Cowden disease (CD), also termed multiple hamartoma syndrome, is an autosomal dominant condition with variable expression that results from a mutation in the PTEN gene on chromosome arm 10q. Internationally, over 200 cases have been published. CD causes hamartomatous neoplasms of the skin and mucosa, GI tract, bones, central nervous system (CNS), eyes, and genitourinary tract. Skin is involved in 90-100% of cases; mucocutaneous features of CD include trichilemmomas, oral mucosal papilloma, acral keratoses, and palmoplantar keratoses.
Gastrointestinal (GI) abnormalities are present in as many as 72% of patients. Polyps can occur in the oesophagus, stomach, small or large intestine, or anus and are most common in the colon. These have been described as oesophageal squamous papilloma, hamartomatous and hyperplastic gastric polyps, adenoma, hamartoma and ganglioneuroma of colon. Although a few cases of adenocarcinoma of the colon in CD patients have been reported by Chen et al, the malignant potential of polyps is low.
The thyroid is involved in 66% of patients; manifestations include goitre, benign adenomas, and follicular adenocarcinomas. Thyroid cancer was diagnosed in 7% of patients (men more than women).
Carcinoma of the breast occurs in 20-36% of female patients and is one of the most serious consequences of CD. It also has been reported by Fackenthal et al in 2 men. Fibrocystic disease and fibroadenomas are present in approximately 75% of patients. Breast screening should be initiated early in women (possibly as soon as puberty is complete).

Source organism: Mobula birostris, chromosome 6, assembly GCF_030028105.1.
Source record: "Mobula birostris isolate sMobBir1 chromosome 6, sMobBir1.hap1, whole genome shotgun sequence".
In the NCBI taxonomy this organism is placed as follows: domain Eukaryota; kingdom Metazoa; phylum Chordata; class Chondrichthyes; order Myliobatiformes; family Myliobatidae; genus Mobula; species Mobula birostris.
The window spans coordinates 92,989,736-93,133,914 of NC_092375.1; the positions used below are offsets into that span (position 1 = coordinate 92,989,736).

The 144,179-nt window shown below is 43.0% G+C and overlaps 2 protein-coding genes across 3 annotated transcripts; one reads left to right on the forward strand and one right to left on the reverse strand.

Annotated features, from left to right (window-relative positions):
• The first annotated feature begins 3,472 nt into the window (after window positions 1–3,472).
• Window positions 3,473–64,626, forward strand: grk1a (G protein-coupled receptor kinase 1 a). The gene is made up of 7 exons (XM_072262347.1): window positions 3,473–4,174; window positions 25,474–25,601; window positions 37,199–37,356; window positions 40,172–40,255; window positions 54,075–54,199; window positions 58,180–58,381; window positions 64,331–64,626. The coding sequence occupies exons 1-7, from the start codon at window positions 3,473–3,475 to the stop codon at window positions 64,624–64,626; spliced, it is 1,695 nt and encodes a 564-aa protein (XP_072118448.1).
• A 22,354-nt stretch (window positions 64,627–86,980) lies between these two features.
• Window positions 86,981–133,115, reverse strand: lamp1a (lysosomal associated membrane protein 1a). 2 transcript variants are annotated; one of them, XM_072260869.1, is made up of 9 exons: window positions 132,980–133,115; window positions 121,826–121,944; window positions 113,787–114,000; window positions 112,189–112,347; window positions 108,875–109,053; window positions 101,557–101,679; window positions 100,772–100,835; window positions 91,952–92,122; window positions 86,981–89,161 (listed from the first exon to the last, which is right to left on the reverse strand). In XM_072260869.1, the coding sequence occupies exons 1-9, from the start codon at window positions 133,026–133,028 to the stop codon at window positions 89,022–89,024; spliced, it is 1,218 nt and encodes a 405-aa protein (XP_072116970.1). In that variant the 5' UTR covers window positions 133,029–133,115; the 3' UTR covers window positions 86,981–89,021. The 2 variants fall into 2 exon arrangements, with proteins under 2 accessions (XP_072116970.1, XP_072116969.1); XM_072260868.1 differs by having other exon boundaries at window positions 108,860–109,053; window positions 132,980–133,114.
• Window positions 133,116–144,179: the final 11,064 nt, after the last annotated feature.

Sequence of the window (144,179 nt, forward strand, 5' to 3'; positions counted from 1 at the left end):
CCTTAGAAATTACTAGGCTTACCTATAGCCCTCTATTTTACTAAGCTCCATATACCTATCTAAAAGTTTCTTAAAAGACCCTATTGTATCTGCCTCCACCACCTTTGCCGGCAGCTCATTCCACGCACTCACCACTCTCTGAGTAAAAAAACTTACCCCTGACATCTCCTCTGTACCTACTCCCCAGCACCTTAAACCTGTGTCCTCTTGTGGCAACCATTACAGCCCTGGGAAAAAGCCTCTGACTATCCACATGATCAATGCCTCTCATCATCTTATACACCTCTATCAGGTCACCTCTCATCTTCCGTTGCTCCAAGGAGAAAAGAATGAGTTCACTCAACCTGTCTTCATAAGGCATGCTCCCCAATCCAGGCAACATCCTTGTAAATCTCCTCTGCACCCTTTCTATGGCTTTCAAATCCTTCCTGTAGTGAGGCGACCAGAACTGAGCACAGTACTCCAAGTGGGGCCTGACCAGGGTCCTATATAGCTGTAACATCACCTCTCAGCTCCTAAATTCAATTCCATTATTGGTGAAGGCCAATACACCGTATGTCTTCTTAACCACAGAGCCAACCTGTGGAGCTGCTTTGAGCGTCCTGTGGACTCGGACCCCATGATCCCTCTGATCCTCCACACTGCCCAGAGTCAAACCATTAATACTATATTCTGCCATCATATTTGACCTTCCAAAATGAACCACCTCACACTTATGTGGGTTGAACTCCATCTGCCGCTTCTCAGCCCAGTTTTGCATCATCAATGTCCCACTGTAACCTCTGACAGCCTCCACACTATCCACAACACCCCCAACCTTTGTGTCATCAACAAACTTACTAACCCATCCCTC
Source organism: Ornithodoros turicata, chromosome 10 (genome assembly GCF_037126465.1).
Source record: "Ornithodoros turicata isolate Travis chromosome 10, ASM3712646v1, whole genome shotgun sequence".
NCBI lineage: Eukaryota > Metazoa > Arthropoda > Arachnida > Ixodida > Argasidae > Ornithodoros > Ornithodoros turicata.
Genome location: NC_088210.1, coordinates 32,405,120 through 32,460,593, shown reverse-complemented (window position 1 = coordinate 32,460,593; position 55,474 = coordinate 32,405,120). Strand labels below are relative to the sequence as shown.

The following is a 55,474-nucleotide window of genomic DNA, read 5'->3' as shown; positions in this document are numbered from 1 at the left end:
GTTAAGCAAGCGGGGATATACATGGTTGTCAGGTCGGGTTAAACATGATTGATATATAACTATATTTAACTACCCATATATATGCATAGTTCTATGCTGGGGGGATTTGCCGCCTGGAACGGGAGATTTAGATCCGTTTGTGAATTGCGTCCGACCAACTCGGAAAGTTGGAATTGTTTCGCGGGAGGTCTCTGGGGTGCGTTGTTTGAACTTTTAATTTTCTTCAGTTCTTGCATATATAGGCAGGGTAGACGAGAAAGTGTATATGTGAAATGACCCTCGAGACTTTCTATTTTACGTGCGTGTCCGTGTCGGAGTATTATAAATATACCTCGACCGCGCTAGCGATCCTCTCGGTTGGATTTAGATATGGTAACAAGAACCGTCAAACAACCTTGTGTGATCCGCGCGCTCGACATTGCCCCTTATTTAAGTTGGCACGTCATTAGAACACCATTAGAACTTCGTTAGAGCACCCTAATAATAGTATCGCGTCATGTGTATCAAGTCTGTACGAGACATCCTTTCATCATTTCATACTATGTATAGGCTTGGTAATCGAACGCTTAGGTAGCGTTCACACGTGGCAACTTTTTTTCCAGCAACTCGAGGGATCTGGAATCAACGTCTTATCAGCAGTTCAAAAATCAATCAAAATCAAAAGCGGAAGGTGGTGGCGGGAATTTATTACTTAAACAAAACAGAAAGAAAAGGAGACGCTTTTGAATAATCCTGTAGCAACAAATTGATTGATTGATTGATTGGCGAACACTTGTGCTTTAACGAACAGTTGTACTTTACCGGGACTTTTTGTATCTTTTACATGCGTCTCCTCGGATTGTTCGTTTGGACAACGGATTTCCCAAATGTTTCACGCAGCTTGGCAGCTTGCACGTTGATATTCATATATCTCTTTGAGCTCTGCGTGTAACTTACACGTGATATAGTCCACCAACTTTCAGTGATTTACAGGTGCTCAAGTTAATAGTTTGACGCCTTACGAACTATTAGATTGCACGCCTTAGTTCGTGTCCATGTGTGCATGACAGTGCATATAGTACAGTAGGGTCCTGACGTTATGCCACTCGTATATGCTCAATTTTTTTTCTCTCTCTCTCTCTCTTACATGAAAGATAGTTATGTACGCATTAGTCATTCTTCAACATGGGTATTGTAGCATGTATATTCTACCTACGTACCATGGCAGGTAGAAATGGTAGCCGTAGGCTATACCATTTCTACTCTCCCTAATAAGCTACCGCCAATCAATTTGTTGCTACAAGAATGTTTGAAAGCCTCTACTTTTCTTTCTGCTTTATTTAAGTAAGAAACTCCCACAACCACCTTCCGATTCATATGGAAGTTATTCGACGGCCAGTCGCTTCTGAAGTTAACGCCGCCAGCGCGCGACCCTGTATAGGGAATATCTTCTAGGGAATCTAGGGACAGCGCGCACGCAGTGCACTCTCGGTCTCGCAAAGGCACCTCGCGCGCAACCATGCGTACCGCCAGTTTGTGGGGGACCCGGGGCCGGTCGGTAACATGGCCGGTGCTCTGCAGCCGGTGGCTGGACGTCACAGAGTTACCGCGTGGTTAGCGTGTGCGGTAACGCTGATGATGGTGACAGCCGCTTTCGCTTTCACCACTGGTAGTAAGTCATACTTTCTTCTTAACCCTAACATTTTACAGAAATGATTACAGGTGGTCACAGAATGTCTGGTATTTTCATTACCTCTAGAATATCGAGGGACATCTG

Lhermitte-Duclos disease currently is considered to be part of CD and is caused by hamartomatous growths of the cerebellum. Patients have macrocephaly, slowly progressive cerebellar ataxia (which usually appears in adulthood), and signs of increased intracranial pressure.
CD is associated with the development of several types of malignancy, which is why recognition of individuals with the syndrome is important. In particular, a marked increase is seen in the incidence of breast carcinoma in women and of thyroid carcinoma in both men and women. Reports also exist of several other types of malignancies occurring in patients with CD.
At least 40% of CD patients have a minimum of 1 malignant primary tumour, although with long-term follow-up care, this number may be higher. Yen et al have reported patients with more than 1 malignancy. Many of the cancers are curable if detected early. Close follow-up care of these patients is necessary.